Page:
By: Lonnie Brownell
Corey Brock, esteemed Padres beat writer and epic beer maven has issued the official report on the new fences and their effect on home run production. After mine came out. Coincidence? Maybe. Anyway, Corey’s done the kind of thorough examination of the numbers that we expect from him.
Except his number of New Fence HRs (NFHRs) is different than mine.
This is not terribly surprising, as mine were calculated by watching video and examining ESPN Hit Tracker path charts, while the Padres were probably done by a cadre of guys with advanced military-issue laser beams and such. Let’s dig in and see if we can find the discrepancies, shall we?
Corey broke it down by month, which I didn’t (gee, I wish I’d thought of that). So now I have, and we agreed on the totals for all months except for May (my eight to their four) and September (my four to their three). Quick, what’s the total difference? Yes, five. I have FIVE MORE THAN THEY DO! I WIN! Don’t I?
Since we agree on everything but May and September, let’s look at all of the alleged NFHRs in those two months–they’ve gotta be in there. And, since I have more, it must be the case that some I thought were NFHRs actually aren’t. Each has a link to a video of the home run, and in one case where that alone won’t tell you, the HR Tracker path diagram, so that YOU CAN MAKE THE CALL. Or you can just trust me. Or Corey. But, really, me.
Remember as you play along that the back wall of the Jack Deck is the old right field wall/fence. The out-of-town scoreboard may have added another foot or so of depth, which means that anything hitting within about the top foot of that back wall might have been caled a home run last year. Maybe. Tough call. For my purposes, anything that hit that wall I counted as new. Even so, I don’t think any were that borderline.
The May List:
The one I counted as an ultra-rare left field NFHR that the Padres did not was Gerardo Parra’s on 5/3. I was at that game, but over on the other side of the left field bleachers, in the outlook by Neil the Beerman’s shop, and couldn’t see where it landed. It’s also hard to tell from the video–it’s a wall-scraper in left-center, but where in left center? Looking at Hit Tracker’s path chart, it’s pretty obvious this is a NFHR. The blue dot is where it hit, which is in front of the old left field bleachers corner (the green dot is where it would’ve hit the ground, if there were no impediments). The old fence went straight across as part of the bullpen wall to intersect with the corner of the bleacher wall. That ball would not have been out with the old configuration.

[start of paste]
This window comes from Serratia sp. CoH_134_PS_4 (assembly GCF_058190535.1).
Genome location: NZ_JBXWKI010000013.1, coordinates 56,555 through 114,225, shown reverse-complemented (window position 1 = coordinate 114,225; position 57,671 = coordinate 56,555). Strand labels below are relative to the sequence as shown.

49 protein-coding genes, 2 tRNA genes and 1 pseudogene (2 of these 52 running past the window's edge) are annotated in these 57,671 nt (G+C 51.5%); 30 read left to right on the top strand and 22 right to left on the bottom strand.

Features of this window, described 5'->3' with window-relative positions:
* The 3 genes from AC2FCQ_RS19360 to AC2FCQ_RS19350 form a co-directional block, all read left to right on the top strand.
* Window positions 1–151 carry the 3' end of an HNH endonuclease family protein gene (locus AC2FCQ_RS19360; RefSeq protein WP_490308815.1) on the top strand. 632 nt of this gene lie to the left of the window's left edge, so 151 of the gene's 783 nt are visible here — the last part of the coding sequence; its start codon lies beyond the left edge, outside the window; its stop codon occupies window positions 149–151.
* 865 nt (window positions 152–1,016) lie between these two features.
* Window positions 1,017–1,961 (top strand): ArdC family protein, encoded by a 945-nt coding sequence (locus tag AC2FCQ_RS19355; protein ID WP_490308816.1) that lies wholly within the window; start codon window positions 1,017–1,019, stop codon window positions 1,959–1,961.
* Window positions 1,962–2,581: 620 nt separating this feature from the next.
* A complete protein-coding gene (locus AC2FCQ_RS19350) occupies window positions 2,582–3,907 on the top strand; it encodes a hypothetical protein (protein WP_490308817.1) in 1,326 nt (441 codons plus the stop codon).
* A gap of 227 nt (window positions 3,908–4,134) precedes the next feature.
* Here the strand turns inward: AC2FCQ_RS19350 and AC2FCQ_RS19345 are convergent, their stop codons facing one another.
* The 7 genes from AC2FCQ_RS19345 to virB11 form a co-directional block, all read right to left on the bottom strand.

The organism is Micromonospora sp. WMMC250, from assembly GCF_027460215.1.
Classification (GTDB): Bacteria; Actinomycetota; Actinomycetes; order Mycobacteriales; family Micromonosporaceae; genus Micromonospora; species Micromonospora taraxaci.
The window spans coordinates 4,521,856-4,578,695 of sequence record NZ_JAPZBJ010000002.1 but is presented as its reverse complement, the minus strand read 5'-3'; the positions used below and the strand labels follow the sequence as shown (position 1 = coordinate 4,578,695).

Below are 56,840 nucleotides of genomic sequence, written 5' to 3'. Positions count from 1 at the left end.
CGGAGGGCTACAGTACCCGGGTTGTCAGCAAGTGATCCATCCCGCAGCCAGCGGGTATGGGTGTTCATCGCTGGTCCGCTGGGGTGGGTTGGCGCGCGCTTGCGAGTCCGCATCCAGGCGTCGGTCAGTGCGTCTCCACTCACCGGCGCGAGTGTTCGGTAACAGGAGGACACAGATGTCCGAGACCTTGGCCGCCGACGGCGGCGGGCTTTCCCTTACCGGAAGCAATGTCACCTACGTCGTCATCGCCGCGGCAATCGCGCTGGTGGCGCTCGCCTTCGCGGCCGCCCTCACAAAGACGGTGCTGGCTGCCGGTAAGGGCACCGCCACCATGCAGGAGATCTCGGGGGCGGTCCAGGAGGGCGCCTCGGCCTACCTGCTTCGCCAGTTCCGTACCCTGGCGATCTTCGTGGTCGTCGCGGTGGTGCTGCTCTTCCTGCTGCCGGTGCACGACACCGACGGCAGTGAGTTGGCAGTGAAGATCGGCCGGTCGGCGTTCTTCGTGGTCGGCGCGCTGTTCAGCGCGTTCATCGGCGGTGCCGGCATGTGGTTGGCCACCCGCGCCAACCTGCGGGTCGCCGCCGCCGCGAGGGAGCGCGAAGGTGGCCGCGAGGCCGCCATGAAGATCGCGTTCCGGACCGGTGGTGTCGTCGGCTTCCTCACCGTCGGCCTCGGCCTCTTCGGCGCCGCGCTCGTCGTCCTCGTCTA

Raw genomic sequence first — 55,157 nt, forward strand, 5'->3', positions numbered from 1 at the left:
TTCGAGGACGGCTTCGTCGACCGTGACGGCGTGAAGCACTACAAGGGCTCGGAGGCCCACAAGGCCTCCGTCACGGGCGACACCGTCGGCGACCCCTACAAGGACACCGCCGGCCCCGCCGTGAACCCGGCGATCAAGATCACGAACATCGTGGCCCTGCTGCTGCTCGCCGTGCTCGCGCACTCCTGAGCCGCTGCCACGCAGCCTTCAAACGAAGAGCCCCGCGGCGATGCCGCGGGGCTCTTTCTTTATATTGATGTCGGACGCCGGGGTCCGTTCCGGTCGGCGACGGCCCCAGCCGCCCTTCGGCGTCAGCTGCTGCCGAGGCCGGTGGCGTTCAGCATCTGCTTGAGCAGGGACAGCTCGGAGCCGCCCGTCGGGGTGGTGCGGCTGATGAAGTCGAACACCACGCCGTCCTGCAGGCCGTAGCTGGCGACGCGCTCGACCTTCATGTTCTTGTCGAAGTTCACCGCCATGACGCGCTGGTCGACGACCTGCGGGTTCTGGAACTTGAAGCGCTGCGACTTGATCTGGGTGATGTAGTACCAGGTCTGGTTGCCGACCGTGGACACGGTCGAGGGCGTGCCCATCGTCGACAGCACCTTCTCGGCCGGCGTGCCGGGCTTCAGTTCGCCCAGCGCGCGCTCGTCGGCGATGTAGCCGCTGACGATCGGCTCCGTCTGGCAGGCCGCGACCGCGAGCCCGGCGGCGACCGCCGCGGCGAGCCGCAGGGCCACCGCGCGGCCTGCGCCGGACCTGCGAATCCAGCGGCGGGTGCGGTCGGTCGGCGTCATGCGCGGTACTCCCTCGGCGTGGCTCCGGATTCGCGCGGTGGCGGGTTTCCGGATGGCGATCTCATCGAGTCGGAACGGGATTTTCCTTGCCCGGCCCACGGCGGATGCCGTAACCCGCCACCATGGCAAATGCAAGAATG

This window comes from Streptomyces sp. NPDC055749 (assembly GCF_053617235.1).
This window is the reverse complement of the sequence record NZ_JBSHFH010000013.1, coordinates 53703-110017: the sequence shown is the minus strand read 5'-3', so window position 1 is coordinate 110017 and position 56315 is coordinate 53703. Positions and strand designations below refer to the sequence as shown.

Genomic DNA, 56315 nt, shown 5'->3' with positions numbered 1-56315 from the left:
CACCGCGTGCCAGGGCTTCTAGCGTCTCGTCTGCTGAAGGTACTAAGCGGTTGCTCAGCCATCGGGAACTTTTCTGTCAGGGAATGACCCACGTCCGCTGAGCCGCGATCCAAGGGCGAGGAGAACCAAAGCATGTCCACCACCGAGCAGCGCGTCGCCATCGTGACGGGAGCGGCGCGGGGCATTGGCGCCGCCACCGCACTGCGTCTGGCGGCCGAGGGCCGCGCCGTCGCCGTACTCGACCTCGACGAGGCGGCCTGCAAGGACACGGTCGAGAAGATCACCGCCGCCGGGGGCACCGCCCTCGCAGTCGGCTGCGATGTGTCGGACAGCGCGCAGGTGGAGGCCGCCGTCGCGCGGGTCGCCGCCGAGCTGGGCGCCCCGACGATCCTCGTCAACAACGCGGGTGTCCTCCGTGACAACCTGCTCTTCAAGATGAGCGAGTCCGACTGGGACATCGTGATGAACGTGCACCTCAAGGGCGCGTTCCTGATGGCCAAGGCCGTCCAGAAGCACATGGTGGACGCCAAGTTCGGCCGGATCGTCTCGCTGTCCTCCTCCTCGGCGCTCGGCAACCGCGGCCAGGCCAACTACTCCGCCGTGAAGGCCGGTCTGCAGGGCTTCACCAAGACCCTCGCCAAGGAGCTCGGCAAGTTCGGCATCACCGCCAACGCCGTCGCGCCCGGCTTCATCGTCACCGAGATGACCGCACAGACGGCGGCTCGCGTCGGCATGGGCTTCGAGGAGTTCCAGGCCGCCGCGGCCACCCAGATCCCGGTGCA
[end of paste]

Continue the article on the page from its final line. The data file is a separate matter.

On the same night, Yonder Alonso hit this bomb, which SHOULD have been out in prior years, but wouldn’t have been–note that the fans leaning over into the Jack Deck couldn’t get it, as it dropped in front of them and went behind the trash cans (easier to see in the replay).
On 5/20 Will Venable’s massive bomb to right center was measured at 413’. I mentioned that it would’ve been a 413’ double or triple with the old fences. Which it clearly would have. Not a home run. Note that Dominic Brown’s 417’ shot to about the same place was in June. And we agree upon NFHRs in June.
The September list:
Will’s September shot, on 9/6…well, look at the video. It’s in the Jack Deck. No question.
These all look like the real NFHR deal to me. So…what’s up, Corey? Need to calibrate those lasers, maybe? We can compare notes further, over a bear or two–but hey, who’s counting?
If you want to look at the raw numbers, here’s my Google Drive spreadsheet.
Follow Lonnie on Twitter @lonndoggie